As for the other writers’ contributions, I am incredibly impressed with the content they’ve created as well. The quest giver character evolved from a vague, linear figure into an intriguing NPC that would make an excellent recurring character. The writer crafted a wonderful opportunity for DMs to customize our adventure in their own unique way through this character as well. In addition, the environment where PCs meet this character is packed with flavor and personality. There are enough hints at people and events beyond the scope of this adventure to easily support a campaign that continues past our one-shot quest.
The antagonists of the adventure are equally provoking. Dastardly and extremely villainous, the adventure’s antagonists will certainly rankle PCs and provide challenging adversaries to overcome. The best part is that the adventure is laid out so that a generic battle of attrition to the death is not the most likely scenario that will unfold. The interplay between the quest giver, villains and my NPC contributions meshes together in intriguing ways that we are all proud of.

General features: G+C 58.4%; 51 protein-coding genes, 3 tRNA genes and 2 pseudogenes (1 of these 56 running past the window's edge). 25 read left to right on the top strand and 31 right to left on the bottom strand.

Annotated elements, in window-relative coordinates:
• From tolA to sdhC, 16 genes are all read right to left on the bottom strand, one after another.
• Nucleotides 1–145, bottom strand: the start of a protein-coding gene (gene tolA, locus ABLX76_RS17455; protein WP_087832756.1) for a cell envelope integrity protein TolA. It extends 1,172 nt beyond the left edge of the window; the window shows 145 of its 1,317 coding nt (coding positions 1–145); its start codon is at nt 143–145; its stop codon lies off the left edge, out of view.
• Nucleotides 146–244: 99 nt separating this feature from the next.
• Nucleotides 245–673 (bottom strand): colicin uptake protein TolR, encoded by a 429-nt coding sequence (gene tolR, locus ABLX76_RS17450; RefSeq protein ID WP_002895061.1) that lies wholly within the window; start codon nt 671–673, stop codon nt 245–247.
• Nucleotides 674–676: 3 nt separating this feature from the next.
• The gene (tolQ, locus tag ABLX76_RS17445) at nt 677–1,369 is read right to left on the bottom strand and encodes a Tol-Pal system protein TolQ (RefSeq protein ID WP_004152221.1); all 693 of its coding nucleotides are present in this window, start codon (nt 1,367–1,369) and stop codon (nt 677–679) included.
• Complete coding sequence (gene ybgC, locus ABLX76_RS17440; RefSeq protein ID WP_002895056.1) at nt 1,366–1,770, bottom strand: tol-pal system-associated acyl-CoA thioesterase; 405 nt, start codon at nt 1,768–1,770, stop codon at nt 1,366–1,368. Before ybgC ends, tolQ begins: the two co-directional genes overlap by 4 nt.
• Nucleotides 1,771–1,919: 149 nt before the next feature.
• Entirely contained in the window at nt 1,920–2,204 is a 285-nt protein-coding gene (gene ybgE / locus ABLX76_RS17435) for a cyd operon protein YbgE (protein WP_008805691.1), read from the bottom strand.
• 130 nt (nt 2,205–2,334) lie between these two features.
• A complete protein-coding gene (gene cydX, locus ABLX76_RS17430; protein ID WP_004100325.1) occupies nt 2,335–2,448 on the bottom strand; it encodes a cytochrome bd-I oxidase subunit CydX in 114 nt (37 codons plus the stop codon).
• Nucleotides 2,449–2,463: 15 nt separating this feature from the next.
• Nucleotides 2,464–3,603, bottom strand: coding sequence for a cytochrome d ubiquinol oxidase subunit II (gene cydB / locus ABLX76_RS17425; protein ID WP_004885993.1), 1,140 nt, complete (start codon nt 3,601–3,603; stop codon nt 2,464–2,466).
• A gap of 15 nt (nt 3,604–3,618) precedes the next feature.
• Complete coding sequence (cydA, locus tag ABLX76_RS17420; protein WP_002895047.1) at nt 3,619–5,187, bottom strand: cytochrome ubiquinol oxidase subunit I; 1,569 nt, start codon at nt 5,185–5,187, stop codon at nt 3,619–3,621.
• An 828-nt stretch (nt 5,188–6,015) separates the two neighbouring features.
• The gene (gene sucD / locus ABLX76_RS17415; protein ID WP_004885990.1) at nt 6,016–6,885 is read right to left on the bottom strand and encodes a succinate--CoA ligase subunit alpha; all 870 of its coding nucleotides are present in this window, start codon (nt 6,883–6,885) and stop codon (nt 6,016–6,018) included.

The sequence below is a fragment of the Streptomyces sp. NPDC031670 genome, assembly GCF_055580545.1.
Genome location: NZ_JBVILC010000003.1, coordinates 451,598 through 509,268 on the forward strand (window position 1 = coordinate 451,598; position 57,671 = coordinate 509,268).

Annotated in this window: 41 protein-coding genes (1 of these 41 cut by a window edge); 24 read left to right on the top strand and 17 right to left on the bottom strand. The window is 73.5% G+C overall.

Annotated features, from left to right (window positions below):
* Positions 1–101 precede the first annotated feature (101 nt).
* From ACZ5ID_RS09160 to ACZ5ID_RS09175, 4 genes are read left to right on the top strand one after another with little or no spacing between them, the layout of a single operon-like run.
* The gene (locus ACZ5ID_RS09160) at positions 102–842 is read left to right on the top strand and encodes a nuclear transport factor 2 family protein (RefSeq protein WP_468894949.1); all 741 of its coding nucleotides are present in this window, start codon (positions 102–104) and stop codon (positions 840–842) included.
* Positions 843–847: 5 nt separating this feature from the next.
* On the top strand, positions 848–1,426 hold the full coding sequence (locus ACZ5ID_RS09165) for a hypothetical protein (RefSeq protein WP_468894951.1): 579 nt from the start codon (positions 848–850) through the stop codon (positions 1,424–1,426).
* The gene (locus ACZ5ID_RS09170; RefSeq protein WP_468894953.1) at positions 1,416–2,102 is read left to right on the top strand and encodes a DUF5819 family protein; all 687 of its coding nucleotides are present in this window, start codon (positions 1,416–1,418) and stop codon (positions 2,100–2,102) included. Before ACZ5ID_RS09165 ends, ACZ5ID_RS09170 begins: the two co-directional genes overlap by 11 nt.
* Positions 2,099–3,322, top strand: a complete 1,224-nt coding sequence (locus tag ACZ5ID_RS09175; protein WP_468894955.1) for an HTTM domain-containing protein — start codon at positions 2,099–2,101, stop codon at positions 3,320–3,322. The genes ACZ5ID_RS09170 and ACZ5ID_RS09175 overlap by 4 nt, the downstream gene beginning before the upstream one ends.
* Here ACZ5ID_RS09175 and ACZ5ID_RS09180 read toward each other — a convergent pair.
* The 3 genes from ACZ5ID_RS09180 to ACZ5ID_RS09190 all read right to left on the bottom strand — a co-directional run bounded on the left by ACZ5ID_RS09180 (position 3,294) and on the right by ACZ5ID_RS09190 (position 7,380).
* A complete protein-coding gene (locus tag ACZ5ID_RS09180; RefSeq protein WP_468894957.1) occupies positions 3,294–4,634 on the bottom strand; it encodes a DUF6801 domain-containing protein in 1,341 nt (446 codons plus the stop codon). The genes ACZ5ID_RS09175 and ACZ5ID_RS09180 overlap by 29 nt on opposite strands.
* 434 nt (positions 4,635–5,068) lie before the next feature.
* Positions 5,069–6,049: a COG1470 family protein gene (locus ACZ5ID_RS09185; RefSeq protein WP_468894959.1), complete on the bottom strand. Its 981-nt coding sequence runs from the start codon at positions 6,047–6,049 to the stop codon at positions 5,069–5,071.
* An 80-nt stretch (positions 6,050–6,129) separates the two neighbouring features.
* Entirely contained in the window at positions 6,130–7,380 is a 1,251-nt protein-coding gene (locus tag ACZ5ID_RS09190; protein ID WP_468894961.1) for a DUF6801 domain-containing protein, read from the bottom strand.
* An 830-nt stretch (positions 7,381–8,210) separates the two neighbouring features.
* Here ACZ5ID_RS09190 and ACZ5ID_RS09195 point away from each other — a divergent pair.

One of the most rewarding parts of this project has been the shoptalk amongst the writers. A GM’s work is often insular, something done alone and presented to players hoping it pans out successfully in real time at the gaming table. What this project does is offer each of us the opportunity to brainstorm together and look at things with different perspectives. As a team, I feel like we’ve helped to bring out the best in each other. It’s encouraging that everyone has maintained a positive attitude towards their own work, willing to tweak and refine our ideas together, rather than fall prey to self-consciousness or ego. It’s very evident to me that each of us truly wishes to present a fantastic product for gamers. I’m proud to be a part of this team, and we are already thinking about potential future projects.
But without getting ahead of ourselves, we are dedicated to this project now. On a related note, we are looking for those with talents in visual arts to contribute to this project. To that end, please visit the Nerdarchy article linked above about “Floshar’s Fate” or the Facebook page for this project and let us know if you’re interested.
Keep an eye out for updates and news for this adventure to find out when and where you can get a copy for your table. If you’re a DM, think about running this quest for your players to celebrate International Tabletop Day, or if you’re a player, consider taking a turn behind the DM’s screen with this one-shot. Even if you’ve never played D&D before, give it a try!